A Simple System for Better Connecting and Resonating With Tomorrow’s Customer

As market leaders, we’re well aware that in today’s fast-changing business world, it’s no longer a question of if disruption will hit our industry, but rather when.

Business today is on everywhere, and on all the time—it’s happening globally and on a 24/7 basis, even as advances in connectivity and communications have also put countless alternatives just a click or call away from customers’ fingertips. So what does this mean for organizations hoping to better connect with tomorrow’s customer?

We are seeing four key changes to business as usual:

  1. Buyers are more informed, choosier and more connected than ever
  2. Cost pressures are rising for enterprises, even as end-user expectations are growing
  3. Shoppers increasingly expect everything to be custom-tailored, requiring more flexible, agile, scalable and localized solutions
  4. Everything’s a commodity: In this kind of environment, visibility, value and relationships now command a premium—you either stand out immediately from the crowd or get lost within it.

But here’s the upside for firms looking to create more brand loyalty. Even in highly competitive business environments, trust and imagination remain the key to successful disruption. Moreover, tremendous value still accrues to market leaders.

“There is no more marketing funnel: Now, it’s a circular, two-way dialogue that must evolve over time.”

Case in point: Got an Apple or Android smartphone? Take a close look at their online stores, each of which features over a billion apps. Amazingly, however, just 25 developers generate half of these digital storefronts’ revenues.

How? Not by creating a single product: With barriers to market entry so low, new and emerging competitors are constantly vying for customers’ attention. Rather, they do it by constantly deploying a portfolio of new products attuned to customers’ ever-changing needs, thereby ensuring that they remain essential.

You don’t have to be a futurist to realize that audiences are splintering. Attention is increasingly being divided between devices. Customized content is everywhere. Shoppers are becoming savvier. And as the Altimeter Group notes, there is no more marketing funnel: Now, it’s a circular, two-way dialogue that must evolve over time.

Similarly, the goal of outreach efforts, whether conducted through traditional advertising channels, online vehicles or social media, is no longer simply about amassing reach, or racking up huge fan or follower counts. Rather, it’s about commanding and sustaining greater share of audiences’ increasingly elusive attention—i.e. driving more meaningful customer engagement on a consistent, ongoing basis. In other words, organizations must make a firm, lasting commitment to stay attuned to buyers’ changing needs (e.g. stay relevant), and connect with audiences wherever they travel on a more human level to create positive, lasting relationships.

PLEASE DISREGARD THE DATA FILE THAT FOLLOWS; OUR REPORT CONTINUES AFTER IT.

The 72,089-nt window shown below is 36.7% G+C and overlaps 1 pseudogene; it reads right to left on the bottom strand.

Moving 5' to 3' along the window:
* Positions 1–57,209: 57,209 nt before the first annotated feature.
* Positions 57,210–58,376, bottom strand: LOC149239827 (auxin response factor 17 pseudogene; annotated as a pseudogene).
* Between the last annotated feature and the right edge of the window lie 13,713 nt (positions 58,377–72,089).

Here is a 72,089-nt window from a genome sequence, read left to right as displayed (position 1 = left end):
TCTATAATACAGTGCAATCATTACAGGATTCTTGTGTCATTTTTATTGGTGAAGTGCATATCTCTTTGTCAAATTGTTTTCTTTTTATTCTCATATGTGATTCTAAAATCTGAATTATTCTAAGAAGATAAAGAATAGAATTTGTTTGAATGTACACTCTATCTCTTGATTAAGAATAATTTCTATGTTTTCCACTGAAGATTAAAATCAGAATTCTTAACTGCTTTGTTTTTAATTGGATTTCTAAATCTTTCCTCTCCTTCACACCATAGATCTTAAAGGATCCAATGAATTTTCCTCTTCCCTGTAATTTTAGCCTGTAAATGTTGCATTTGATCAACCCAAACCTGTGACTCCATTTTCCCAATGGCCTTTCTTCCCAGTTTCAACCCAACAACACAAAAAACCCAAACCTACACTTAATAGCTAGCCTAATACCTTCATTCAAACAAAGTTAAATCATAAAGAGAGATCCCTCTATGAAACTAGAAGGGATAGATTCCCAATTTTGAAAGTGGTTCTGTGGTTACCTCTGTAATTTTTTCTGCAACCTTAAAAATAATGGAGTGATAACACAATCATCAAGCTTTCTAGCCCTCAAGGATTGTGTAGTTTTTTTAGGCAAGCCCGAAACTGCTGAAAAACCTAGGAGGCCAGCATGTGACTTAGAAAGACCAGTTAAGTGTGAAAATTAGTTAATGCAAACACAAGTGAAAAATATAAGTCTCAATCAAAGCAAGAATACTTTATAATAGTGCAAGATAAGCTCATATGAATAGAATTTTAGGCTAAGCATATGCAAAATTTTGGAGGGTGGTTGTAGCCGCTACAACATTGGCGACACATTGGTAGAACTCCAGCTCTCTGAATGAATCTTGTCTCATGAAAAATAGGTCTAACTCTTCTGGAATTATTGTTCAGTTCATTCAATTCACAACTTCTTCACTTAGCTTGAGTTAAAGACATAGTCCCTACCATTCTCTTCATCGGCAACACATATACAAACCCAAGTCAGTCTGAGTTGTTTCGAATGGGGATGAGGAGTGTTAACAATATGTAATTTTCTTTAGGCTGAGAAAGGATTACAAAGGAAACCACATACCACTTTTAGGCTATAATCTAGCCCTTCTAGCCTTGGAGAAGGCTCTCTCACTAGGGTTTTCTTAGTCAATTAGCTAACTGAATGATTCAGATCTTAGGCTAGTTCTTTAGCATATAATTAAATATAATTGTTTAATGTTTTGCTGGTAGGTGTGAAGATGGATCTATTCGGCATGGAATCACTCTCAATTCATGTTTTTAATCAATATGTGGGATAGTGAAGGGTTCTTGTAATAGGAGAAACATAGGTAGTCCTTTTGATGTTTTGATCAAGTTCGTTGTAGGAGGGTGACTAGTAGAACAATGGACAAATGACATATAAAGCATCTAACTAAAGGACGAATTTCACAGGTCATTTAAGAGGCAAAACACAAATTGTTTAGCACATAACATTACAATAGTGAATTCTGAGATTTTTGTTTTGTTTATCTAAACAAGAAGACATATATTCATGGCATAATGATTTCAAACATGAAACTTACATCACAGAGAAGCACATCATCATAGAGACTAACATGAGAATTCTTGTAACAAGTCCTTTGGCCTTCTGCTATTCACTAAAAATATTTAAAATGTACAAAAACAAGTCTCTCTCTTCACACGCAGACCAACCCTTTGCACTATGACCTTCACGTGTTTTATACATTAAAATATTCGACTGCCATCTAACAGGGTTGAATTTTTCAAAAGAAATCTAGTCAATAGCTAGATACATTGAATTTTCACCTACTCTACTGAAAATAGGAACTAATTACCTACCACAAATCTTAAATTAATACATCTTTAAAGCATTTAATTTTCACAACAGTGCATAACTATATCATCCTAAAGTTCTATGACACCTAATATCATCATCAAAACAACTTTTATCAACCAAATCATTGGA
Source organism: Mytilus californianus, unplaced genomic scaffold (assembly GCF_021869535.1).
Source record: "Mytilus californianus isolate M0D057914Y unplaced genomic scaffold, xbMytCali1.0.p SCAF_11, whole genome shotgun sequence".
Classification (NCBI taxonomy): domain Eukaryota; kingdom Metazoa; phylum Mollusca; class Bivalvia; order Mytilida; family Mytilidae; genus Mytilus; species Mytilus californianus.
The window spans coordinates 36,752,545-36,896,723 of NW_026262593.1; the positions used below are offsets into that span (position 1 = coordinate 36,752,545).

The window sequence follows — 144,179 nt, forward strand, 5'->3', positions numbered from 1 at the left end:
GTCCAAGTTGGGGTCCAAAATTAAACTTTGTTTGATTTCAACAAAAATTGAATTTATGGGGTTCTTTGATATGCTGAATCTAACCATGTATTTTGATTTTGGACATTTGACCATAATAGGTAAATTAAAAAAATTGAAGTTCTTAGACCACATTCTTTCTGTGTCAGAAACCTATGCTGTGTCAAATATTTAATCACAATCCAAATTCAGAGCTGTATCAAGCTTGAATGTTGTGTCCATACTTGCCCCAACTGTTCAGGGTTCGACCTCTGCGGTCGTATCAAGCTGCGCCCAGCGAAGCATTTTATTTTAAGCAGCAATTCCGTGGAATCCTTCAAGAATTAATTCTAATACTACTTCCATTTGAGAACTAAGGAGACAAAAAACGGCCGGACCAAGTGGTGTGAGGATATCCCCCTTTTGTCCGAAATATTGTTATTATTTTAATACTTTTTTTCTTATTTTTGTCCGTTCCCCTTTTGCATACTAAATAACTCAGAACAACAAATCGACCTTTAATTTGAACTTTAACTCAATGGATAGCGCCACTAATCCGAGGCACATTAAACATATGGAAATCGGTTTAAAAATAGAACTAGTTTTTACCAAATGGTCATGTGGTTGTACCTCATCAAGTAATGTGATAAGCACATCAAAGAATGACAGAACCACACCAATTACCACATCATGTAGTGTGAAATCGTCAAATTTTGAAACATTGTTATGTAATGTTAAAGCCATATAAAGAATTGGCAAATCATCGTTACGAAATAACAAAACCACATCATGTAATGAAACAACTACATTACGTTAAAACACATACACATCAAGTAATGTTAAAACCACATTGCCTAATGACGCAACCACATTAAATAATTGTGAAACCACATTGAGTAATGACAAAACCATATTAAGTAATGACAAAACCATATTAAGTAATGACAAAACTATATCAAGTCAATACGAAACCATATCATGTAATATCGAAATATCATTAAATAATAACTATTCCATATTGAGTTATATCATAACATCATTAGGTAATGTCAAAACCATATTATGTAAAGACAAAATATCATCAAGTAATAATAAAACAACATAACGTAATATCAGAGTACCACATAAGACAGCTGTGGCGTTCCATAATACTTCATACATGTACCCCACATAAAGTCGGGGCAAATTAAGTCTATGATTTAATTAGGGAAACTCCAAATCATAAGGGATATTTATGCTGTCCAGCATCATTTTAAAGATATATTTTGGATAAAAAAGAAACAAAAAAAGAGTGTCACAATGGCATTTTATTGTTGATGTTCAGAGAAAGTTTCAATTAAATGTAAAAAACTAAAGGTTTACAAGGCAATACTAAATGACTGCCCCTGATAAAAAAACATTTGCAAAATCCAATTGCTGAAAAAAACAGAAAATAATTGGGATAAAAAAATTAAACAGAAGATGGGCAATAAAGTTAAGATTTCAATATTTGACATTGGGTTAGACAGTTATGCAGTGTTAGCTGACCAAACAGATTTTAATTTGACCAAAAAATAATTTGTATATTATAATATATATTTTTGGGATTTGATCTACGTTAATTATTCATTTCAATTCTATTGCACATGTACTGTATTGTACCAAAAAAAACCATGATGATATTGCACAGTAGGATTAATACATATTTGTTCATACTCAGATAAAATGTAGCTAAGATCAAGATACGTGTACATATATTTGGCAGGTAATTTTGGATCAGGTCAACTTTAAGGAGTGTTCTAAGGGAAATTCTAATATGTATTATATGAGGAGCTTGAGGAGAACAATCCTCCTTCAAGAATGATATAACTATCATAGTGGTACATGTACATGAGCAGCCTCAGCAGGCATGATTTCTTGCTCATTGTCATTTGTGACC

For example: When McDonald’s Canada wanted to truly connect with customers, it created a YouTube channel where anyone could ask anything and get a video response. Over 2 million interactions later, viewers watched every clip an average of 4 minutes.

When Safe Internet Banking wanted to teach Belgian citizens to be safe online, pedestrians on the street were invited to have their minds read. The psychic knew their children’s names, how much was in their bank account, and where they lived. His information came from computer hackers viewing information they’d posted publicly online. Videos of people’s reactions went viral, and 10 million people learned to behave smarter on the Internet.

When young adults in Australia stopped drinking Coke, and started spending more time together online than face-to-face, Coca-Cola needed to radically reinvent its strategy to connect with them both online and off. So it printed the 150 most popular Australian names on Coke bottles and—via social, online, and mobile media programs—invited citizens to share them and strike up conversations. Within three months, it had generated 18 million impressions and increased consumption among young adults by 7%.

None of these strategies required the introduction of new technology or radical business innovations—just slight shifts in perspective.

As you can see, to remain relevant and attuned to tomorrow’s marketplace, let alone one step ahead, we must move beyond simply promoting common brand attributes such as price and performance. Now, we must also design outreach efforts in such a way as to constantly position why our brands and businesses are relevant, meaningful and adaptable to buyers’ ever-changing needs.


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